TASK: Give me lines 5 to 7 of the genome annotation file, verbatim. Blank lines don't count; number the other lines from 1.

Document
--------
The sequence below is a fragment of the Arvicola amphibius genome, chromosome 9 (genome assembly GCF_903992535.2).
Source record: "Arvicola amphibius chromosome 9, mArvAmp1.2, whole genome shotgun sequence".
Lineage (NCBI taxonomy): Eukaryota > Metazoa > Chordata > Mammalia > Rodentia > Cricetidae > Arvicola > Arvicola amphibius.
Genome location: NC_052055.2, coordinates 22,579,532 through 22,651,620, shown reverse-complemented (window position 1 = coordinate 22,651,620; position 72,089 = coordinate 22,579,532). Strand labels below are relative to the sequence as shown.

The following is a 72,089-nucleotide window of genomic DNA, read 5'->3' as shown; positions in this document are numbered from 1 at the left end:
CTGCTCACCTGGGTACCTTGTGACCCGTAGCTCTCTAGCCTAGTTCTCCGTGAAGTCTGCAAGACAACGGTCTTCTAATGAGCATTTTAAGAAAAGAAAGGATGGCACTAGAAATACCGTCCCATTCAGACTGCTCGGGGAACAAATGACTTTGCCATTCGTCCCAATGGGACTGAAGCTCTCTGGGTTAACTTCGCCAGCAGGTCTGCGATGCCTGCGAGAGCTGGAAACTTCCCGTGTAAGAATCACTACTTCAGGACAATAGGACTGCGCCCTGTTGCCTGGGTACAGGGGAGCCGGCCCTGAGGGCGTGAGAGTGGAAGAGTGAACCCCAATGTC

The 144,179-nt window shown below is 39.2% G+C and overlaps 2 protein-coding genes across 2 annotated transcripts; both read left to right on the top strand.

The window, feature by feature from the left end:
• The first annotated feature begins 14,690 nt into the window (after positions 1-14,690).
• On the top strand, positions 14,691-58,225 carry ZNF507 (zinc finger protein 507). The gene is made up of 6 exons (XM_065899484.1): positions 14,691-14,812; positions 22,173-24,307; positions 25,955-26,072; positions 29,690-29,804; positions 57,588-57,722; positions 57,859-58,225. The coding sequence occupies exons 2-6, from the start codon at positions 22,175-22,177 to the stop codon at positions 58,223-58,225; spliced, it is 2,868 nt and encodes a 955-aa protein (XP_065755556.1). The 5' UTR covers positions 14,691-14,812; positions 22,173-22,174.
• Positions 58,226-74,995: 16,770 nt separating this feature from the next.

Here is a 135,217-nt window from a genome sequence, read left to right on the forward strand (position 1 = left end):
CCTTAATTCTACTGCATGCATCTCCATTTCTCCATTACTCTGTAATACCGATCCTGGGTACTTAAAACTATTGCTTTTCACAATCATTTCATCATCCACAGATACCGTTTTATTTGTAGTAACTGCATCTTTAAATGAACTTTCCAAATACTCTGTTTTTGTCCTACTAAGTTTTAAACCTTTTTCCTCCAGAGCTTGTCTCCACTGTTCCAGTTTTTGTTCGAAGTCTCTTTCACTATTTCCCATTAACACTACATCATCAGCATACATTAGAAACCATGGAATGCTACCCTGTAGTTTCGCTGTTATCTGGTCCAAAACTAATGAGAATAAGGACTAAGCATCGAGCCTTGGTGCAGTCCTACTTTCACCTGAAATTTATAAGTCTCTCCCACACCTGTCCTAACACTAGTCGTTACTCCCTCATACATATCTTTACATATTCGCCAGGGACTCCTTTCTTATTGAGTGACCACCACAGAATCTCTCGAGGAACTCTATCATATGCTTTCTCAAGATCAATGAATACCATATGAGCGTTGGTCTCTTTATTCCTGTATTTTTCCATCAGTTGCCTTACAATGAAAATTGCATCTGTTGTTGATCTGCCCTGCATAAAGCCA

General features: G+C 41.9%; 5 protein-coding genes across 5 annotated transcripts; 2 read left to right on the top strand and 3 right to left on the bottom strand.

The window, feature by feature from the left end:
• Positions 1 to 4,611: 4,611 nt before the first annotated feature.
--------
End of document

The following is a 72,089-nucleotide window of genomic DNA, read 5'->3' as shown; positions in this document are numbered from 1 at the left end:
CTGCTCACCTGGGTACCTTGTGACCCGTAGCTCTCTAGCCTAGTTCTCCGTGAAGTCTGCAAGACAACGGTCTTCTAATGAGCATTTTAAGAAAAGAAAGGATGGCACTAGAAATACCGTCCCATTCAGACTGCTCGGGGAACAAATGACTTTGCCATTCGTCCCAATGGGACTGAAGCTCTCTGGGTTAACTTCGCCAGCAGGTCTGCGATGCCTGCGAGAGCTGGAAACTTCCCGTGTAAGAATCACTACTTCAGGACAATAGGACTGCGCCCTGTTGCCTGGGTACAGGGGAGCCGGCCCTGAGGGCGTGAGAGTGGAAGAGTGAACCCCAATGTC

The 144,179-nt window shown below is 39.2% G+C and overlaps 2 protein-coding genes across 2 annotated transcripts; both read left to right on the top strand.